Council to press ahead with Sheringham eyesore redevelopment
Council bosses intend to press ahead with plans to redevelop a derelict hotel on Sheringham seafront via a compulsory purchase order , if necessary.
North Norfolk District Council will lodge a planning application for the old Shannocks Hotel later this month, as part of ongoing efforts to secure a viable future for the landmark site.
The current owner, Huddies Ltd, submitted its own planning application last month, however, if the firm's plans are not delivered, NNDC is committed to securing redevelopment itself via a compulsory purchase of the site. A council spokesman said it was committed to the redevelopment one way or another.
Judy Oliver, NNDC cabinet member for legal services, said: 'It is absolutely essential this site is brought back into use and that the current blight on the centre of the town is removed, and we will maintain pressure to that end.'
The district council previously committed almost £500,000 of its budget to the compulsory purchase of the site.
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However, it received a mixed response to its own plans to redevelop the site, which included the neighbouring car park, into nine apartments and ground-floor commercial units following a public exhibition.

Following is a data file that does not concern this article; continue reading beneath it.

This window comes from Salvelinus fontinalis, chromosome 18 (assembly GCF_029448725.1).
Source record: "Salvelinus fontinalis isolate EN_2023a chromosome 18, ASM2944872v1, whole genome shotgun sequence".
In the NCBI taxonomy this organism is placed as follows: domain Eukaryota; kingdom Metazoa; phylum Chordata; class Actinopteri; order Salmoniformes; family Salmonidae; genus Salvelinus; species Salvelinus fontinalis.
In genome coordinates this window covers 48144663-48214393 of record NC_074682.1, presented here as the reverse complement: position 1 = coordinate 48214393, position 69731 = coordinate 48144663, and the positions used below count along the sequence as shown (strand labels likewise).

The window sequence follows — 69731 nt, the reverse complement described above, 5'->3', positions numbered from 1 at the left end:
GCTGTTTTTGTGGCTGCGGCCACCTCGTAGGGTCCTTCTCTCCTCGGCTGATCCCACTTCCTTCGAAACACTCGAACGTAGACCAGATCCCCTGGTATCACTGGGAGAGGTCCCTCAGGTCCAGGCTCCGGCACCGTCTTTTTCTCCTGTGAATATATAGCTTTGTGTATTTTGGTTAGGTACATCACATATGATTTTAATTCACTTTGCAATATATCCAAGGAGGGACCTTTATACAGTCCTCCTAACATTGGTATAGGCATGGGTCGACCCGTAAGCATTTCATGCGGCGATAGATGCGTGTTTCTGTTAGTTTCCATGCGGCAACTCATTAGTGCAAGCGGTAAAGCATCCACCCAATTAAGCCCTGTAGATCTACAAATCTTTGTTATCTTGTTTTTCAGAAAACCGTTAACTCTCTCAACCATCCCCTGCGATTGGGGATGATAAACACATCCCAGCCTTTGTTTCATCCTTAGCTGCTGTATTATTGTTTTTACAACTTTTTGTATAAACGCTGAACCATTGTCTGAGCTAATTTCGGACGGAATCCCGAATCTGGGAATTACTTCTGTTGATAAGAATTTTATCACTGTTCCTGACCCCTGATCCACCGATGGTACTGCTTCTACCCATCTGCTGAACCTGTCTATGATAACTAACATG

A spokesman for Beeston Regis-based Huddies Ltd said it expected a decision on its own application by June, and was fully committed to redeveloping the site.
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A spokesman added: 'Before spending additional sums on a controversial and unnecessary planning application, we urge NNDC to consider its fiduciary duty not to be imprudent with the money it collects from ratepayers.
'Huddies Ltd considers that a compulsory purchase of the site is plainly unnecessary, and fully expects that any such application by the council would be refused.'
Sheringham Town councillors welcomed the developer's plans to replace the eyesore with a 'vibrant, forward-looking building' at a meeting earlier this month. Members heard the new three-storey development would include ground-floor retail units, a first-floor restaurant and residential apartments on the upper floors.
A CPO is a last resort for councils where there is no reasonably available legal remedy to deal with properties which cause blight.
In order to have a CPO confirmed, the council also needs to have a viable development plan.
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